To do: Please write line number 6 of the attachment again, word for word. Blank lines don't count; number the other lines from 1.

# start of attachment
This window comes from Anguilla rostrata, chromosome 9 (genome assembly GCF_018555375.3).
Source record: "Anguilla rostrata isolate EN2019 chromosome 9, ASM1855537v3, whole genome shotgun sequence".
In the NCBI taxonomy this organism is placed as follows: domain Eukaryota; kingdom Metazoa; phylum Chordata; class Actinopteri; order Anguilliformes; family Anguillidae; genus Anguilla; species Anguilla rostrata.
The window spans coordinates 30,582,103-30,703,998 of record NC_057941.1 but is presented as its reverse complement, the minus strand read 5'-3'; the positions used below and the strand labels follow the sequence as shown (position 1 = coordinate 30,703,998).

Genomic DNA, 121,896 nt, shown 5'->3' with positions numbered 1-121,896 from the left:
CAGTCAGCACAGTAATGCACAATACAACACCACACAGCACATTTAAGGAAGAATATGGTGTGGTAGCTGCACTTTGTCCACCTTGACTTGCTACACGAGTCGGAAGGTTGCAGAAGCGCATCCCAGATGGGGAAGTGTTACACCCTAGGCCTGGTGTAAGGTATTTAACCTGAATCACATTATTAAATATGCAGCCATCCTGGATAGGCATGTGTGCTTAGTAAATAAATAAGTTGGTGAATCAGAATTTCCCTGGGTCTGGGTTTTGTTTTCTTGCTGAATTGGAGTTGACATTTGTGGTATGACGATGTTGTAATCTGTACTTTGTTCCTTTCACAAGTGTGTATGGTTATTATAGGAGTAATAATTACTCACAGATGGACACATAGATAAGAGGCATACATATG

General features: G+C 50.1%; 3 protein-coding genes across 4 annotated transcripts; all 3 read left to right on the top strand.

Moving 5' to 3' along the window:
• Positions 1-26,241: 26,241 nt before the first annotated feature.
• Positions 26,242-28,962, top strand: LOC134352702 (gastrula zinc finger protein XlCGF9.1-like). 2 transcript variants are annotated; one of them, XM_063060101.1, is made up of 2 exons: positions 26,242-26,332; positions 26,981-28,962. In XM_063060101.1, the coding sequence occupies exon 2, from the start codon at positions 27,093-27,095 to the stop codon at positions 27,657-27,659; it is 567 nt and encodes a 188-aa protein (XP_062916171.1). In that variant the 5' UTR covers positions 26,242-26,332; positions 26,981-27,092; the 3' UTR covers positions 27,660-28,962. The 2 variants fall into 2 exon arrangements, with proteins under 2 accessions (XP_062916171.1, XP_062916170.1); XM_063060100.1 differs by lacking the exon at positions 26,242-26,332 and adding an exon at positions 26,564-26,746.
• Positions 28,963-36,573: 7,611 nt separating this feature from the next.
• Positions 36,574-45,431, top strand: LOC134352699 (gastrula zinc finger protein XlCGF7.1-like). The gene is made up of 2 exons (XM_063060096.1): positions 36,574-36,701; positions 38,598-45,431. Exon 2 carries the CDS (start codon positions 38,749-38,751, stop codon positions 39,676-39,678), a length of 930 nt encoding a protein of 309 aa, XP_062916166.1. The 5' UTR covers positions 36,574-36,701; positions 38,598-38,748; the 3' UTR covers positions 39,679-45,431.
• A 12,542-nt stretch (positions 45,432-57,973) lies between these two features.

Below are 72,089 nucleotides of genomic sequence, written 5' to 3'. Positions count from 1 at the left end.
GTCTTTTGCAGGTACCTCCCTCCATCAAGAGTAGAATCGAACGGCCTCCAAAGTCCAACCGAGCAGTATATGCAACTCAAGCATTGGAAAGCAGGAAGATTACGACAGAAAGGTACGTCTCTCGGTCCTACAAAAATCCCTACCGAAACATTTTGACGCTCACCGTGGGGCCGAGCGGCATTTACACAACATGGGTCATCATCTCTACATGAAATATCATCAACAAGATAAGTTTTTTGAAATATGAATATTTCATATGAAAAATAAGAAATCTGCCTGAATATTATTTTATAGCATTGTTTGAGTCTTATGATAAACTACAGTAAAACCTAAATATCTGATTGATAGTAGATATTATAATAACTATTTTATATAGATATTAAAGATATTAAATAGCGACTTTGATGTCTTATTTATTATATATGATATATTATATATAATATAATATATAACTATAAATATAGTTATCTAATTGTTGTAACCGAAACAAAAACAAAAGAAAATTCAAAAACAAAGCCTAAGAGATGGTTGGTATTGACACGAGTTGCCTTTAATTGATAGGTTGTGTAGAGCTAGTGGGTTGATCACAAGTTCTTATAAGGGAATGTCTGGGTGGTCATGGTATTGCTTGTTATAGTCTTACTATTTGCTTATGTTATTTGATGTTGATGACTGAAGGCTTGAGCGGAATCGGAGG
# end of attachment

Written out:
CAGTCAGCACAGTAATGCACAATACAACACCACACAGCACATTTAAGGAAGAATATGGTGTGGTAGCTGCACTTTGTCCACCTTGACTTGCTACACGAGTCGGAAGGTTGCAGAAGCGCATCCCAGATGGGGAAGTGTTACACCCTAGGCCTGGTGTAAGGTATTTAACCTGAATCACATTATTAAATATGCAGCCATCCTGGATAGGCATGTGTGCTTAGTAAATAAATAAGTTGGTGAATCAGAATTTCCCTGGGTCTGGGTTTTGTTTTCTTGCTGAATTGGAGTTGACATTTGTGGTATGACGATGTTGTAATCTGTACTTTGTTCCTTTCACAAGTGTGTATGGTTATTATAGGAGTAATAATTACTCACAGATGGACACATAGATAAGAGGCATACATATG